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  • Dima Tahboub

Dealing With Behavioral Problems In Your Piano Studio

When I first decided that I want to welcome all children to my piano studio regardless of their abilities, challenges or diagnosis I started noticing that some of these children have some recurring behavioral issues that interfered with learning and I needed to take action to insure progress.




Here is a possible scenario:


The student comes in for the lesson, instead of saying hello and walking towards the piano, he runs around the studio playing with everything in sight one thing after another:


The moment he comes in through the door and before you realize, you find him opening the lid of the grand piano and sticking his hands inside playing with the strings. You go to explain to him why this is not a good idea, except that by the time you reach him he is now testing the metronome. Again, you start explaining to him what and how to use it but unfortunately, he is not listening and he is now on his way to your desk. A moment later, a pencil is in his hand and he is writing on your schedule and the books on your shelf.


This doesn’t happen only once, it is a pattern of behavior that repeats every time this student comes in for his lesson. Starting the lesson becomes a struggle and you realize that you need to take control of the situation.




Behavioral experts suggest that in order to be able to change a behavior and create a new habit successfully you need to answer the following 4 questions:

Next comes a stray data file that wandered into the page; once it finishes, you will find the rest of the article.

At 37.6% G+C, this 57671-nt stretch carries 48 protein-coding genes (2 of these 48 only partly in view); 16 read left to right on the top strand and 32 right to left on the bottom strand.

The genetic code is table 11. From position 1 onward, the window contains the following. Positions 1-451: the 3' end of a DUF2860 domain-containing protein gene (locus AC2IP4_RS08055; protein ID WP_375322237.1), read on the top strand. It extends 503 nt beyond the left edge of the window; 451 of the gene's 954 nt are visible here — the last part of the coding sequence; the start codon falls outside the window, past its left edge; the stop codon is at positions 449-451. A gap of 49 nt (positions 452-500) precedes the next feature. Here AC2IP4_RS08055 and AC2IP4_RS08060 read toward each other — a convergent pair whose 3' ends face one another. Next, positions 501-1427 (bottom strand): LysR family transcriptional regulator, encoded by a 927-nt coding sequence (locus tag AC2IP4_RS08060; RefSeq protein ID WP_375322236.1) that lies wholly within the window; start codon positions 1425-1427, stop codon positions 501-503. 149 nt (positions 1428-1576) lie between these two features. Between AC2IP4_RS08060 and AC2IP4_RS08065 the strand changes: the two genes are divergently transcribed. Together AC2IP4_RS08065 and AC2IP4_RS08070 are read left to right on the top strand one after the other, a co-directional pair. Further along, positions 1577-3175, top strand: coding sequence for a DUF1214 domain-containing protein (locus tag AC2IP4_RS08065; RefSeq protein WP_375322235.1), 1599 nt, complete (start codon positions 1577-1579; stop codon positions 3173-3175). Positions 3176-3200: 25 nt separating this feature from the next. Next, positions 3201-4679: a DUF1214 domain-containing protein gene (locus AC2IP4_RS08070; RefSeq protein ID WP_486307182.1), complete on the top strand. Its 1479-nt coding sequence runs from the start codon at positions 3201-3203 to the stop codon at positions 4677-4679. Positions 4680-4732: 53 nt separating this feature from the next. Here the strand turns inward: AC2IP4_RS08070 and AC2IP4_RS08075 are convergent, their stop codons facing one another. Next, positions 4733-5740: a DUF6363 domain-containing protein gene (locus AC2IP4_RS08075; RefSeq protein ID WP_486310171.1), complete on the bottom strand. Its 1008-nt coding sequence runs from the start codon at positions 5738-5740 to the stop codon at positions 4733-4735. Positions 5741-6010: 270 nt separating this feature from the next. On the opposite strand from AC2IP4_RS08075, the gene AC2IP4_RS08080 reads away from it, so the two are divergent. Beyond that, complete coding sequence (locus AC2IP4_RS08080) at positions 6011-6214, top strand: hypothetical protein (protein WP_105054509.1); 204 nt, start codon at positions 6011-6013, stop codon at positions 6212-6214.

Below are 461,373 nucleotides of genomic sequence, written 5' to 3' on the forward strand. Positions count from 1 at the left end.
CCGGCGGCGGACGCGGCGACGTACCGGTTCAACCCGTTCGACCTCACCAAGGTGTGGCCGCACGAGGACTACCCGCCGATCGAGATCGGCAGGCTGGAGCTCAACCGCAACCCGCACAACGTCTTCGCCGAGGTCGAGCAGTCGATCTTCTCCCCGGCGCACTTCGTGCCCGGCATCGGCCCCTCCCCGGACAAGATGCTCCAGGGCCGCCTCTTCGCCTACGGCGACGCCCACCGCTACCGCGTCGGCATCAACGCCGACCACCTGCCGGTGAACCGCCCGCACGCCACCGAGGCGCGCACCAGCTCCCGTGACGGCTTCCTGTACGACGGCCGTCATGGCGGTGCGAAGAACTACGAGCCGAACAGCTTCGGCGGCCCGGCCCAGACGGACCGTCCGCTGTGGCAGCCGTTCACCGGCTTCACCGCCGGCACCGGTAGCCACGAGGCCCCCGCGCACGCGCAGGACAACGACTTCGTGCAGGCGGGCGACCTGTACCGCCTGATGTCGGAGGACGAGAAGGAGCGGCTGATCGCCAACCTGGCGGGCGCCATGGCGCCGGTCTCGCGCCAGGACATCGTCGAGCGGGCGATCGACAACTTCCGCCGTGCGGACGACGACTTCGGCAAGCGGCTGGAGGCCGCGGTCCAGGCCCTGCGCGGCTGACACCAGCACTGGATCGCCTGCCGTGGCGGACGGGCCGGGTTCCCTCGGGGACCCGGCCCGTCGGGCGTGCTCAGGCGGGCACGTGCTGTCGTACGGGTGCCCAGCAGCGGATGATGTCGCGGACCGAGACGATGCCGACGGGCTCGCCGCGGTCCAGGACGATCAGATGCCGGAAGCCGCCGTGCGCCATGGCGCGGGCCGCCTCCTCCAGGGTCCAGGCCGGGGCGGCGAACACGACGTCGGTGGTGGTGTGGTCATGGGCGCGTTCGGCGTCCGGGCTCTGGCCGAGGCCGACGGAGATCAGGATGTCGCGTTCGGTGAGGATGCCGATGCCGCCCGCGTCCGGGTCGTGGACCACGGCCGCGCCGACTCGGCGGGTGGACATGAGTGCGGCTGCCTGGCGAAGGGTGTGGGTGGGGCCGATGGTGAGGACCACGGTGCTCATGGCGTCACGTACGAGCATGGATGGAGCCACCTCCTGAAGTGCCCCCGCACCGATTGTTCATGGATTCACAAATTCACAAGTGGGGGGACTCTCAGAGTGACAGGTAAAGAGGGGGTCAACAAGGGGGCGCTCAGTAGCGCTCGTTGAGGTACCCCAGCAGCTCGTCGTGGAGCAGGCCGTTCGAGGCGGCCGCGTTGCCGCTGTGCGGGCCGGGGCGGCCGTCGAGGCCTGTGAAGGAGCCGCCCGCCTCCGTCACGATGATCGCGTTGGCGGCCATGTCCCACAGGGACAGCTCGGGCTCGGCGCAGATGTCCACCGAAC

How can I make it obvious?

How can I make it attractive?

How can I make it easy?

How can I make it satisfying?




Here is how to use these 4 questions to solve the behavior problem I mentioned above:



How can I make it obvious?

State clearly the new desired behavior. In this case, you want your student to come in, say hello, go to the piano and get ready for the lesson.


How can I make it attractive?

State the reward that will follow if the rule is followed. What does your student like to do as a reward? sing? play the tambourine? ask her and decide together.

Create a rewards system.


How can I make it easy?

State you new rule in easy clear steps.

When I come in for a piano lesson

Step one, I say hello.

Step two, I take off my jacket.

Step three, I go to the piano.


How can I make it satisfying?

If the student does all the steps required, she gets her reward, always and you have created a new habit loop. Keep doing the same until this becomes the new behavior which may take a few months.



The secret word here is "Consistency"


Results are guaranteed.



For more tips and teaching ideas on how to deal with behavioral problems


Dealing with tantrums and meltdowns in your piano studio.

Does my piano student have a learning difficulty?



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Amman, Jordan